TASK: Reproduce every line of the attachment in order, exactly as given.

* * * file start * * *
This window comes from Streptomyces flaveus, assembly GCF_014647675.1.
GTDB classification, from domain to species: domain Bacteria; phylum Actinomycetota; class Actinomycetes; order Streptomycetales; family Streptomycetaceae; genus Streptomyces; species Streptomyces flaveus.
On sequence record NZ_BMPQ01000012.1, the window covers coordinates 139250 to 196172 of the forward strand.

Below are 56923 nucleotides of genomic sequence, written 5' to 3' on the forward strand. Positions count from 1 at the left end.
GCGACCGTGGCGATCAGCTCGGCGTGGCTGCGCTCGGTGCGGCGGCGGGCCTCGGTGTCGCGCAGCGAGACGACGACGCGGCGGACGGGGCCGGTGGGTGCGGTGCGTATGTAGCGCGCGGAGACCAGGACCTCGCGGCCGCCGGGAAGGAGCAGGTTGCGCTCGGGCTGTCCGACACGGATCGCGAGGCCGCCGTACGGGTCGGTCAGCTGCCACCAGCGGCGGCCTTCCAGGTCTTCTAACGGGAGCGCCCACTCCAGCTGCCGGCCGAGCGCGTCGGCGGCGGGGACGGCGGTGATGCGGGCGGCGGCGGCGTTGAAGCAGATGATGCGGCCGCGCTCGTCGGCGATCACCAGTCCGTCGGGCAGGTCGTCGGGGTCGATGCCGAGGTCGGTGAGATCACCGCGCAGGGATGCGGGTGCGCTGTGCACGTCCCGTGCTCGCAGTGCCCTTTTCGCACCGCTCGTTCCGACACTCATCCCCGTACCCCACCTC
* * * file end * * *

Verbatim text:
This window comes from Streptomyces flaveus, assembly GCF_014647675.1.
GTDB classification, from domain to species: domain Bacteria; phylum Actinomycetota; class Actinomycetes; order Streptomycetales; family Streptomycetaceae; genus Streptomyces; species Streptomyces flaveus.
On sequence record NZ_BMPQ01000012.1, the window covers coordinates 139250 to 196172 of the forward strand.

Below are 56923 nucleotides of genomic sequence, written 5' to 3' on the forward strand. Positions count from 1 at the left end.
GCGACCGTGGCGATCAGCTCGGCGTGGCTGCGCTCGGTGCGGCGGCGGGCCTCGGTGTCGCGCAGCGAGACGACGACGCGGCGGACGGGGCCGGTGGGTGCGGTGCGTATGTAGCGCGCGGAGACCAGGACCTCGCGGCCGCCGGGAAGGAGCAGGTTGCGCTCGGGCTGTCCGACACGGATCGCGAGGCCGCCGTACGGGTCGGTCAGCTGCCACCAGCGGCGGCCTTCCAGGTCTTCTAACGGGAGCGCCCACTCCAGCTGCCGGCCGAGCGCGTCGGCGGCGGGGACGGCGGTGATGCGGGCGGCGGCGGCGTTGAAGCAGATGATGCGGCCGCGCTCGTCGGCGATCACCAGTCCGTCGGGCAGGTCGTCGGGGTCGATGCCGAGGTCGGTGAGATCACCGCGCAGGGATGCGGGTGCGCTGTGCACGTCCCGTGCTCGCAGTGCCCTTTTCGCACCGCTCGTTCCGACACTCATCCCCGTACCCCACCTC